After Lieber put these questions to ZenLedger, the company fired Hannum. ZenLedger founder Pat Larsen was cagey around the circumstances under which Hannum was hired, and an outside spokesperson for the company laid the blame on a bad referral and a federal background check that returned "no flags regarding his education or work history". A venture capital firm that invested in the company reported that they "did more due diligence than a traditional venture capitalist would have done" on the company but had not checked Hannum's background.
Crypto tax software firm ZenLedger fires executive after the New York Times discovers he lied extensively about his background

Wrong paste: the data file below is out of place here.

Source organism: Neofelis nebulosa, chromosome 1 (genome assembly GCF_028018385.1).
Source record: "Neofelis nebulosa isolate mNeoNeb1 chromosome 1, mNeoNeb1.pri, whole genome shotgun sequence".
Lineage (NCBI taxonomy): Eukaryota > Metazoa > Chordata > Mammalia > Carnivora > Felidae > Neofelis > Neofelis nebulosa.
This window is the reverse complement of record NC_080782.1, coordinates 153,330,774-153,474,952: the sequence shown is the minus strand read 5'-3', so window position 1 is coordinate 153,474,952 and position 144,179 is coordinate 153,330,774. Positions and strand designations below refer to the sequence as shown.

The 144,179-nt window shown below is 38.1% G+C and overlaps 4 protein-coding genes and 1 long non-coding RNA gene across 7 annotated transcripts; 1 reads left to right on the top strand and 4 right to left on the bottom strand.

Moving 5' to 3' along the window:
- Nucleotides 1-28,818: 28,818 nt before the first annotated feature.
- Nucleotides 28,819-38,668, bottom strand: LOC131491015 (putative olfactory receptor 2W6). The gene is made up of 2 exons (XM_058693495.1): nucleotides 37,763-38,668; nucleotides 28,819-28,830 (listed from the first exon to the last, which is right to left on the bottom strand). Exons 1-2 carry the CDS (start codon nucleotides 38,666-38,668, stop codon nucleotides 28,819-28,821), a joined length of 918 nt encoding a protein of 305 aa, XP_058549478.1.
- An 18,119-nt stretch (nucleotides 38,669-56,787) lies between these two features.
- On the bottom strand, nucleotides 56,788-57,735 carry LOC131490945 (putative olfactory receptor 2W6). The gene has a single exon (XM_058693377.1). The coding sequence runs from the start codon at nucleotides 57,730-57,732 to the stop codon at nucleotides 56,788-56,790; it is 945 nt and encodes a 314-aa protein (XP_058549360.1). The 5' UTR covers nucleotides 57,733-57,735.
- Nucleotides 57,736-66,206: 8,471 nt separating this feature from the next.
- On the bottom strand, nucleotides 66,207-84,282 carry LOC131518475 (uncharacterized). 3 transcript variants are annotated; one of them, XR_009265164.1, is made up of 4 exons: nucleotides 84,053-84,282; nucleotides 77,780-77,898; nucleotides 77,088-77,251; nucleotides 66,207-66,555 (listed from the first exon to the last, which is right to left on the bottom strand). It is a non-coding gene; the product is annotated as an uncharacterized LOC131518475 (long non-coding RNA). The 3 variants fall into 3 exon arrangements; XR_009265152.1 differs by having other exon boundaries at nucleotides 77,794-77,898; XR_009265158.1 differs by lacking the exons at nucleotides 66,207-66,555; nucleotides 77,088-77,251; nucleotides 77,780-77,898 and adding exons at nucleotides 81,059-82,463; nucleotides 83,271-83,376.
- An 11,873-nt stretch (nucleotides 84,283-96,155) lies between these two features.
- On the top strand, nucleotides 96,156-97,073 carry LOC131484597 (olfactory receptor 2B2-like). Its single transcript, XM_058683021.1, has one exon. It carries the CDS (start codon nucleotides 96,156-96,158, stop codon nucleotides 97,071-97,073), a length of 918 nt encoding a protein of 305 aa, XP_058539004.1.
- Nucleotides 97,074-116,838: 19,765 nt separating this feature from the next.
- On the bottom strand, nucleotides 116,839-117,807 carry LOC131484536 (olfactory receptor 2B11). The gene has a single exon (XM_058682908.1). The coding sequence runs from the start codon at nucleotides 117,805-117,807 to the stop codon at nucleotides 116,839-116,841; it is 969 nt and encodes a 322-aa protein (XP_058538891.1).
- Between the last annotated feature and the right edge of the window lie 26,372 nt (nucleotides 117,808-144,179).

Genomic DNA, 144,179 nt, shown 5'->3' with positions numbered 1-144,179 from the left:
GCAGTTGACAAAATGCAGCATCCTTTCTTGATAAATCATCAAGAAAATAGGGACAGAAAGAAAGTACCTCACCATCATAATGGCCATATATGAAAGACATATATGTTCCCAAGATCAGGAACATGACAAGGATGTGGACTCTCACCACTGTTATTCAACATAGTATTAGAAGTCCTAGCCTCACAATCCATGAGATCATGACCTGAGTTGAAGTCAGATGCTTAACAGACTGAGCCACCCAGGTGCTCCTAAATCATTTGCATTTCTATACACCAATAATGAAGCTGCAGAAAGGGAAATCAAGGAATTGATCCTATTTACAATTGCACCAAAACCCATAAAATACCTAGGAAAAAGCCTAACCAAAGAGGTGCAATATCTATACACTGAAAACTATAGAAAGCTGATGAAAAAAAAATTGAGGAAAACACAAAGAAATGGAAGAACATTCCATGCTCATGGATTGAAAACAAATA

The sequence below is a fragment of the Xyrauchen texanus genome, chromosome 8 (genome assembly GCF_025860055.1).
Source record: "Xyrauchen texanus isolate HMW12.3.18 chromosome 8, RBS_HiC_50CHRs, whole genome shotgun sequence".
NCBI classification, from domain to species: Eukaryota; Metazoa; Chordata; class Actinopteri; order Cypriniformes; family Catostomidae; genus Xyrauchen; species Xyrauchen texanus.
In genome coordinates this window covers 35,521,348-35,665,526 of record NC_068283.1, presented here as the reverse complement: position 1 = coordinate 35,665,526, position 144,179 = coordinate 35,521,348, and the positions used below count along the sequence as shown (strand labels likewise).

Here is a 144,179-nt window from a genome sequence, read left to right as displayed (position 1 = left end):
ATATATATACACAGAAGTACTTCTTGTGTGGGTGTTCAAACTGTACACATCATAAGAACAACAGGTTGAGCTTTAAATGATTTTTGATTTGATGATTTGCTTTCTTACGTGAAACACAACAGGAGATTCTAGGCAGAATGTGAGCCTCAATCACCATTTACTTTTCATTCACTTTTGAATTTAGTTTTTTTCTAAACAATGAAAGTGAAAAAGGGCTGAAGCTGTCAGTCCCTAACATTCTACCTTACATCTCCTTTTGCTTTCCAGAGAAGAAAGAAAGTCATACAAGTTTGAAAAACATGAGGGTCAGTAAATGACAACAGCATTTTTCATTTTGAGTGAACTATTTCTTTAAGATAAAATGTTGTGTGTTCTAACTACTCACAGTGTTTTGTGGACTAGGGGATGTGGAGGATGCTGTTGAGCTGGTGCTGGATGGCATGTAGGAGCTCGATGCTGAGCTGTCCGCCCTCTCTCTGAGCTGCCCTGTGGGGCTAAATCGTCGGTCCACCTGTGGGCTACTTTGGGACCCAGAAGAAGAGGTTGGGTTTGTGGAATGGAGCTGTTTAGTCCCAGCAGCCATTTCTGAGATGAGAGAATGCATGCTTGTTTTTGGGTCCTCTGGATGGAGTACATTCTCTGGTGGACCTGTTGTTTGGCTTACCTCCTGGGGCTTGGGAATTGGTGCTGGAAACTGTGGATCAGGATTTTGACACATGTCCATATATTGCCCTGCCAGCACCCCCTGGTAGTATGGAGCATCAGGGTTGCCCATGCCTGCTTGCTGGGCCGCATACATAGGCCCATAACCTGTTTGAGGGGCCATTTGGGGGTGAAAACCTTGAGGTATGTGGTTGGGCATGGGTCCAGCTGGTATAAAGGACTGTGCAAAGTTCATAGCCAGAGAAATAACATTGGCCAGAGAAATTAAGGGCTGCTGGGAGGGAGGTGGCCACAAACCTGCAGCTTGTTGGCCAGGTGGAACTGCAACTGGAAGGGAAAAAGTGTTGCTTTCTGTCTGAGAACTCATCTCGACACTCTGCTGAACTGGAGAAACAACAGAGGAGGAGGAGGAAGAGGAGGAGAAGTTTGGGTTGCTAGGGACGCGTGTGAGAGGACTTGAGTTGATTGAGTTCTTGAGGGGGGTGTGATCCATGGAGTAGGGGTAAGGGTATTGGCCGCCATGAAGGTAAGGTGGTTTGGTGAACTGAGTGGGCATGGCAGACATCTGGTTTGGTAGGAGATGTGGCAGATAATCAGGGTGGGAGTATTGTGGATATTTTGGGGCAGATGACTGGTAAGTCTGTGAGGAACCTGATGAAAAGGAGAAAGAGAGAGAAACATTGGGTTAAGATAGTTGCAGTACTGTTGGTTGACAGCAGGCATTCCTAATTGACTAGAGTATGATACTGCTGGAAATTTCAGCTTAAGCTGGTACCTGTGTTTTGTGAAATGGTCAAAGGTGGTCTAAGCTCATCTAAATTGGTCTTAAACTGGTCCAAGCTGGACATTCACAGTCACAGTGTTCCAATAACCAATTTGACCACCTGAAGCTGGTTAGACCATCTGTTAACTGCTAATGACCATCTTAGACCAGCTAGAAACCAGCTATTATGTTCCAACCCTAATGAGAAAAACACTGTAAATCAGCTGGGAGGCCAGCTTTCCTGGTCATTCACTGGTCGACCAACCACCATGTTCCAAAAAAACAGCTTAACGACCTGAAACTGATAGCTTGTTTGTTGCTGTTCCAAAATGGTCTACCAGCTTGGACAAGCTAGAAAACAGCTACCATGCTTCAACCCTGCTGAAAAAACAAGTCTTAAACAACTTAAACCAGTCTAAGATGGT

New York Times reporter Ron Lieber began fact-checking a story in March about a deal between crypto tax software firm ZenLedger and the Internal Revenue Service. Lieber ran into trouble fact-checking the claims of ZenLedger COO Dan Hannum, who told a compelling story of being arrested as a juvenile, then turning his life around and earning college degrees, working at several major Wall Street firms, and becoming a crypto millionaire. Lieber discovered that Hannum had never earned the degrees he claimed, nor worked at the Wall Street firms he listed. He also found no evidence that Hannum had ever managed $100 million in assets like he said, nor that he had made so much on crypto that he was paying "millions in taxes" alone.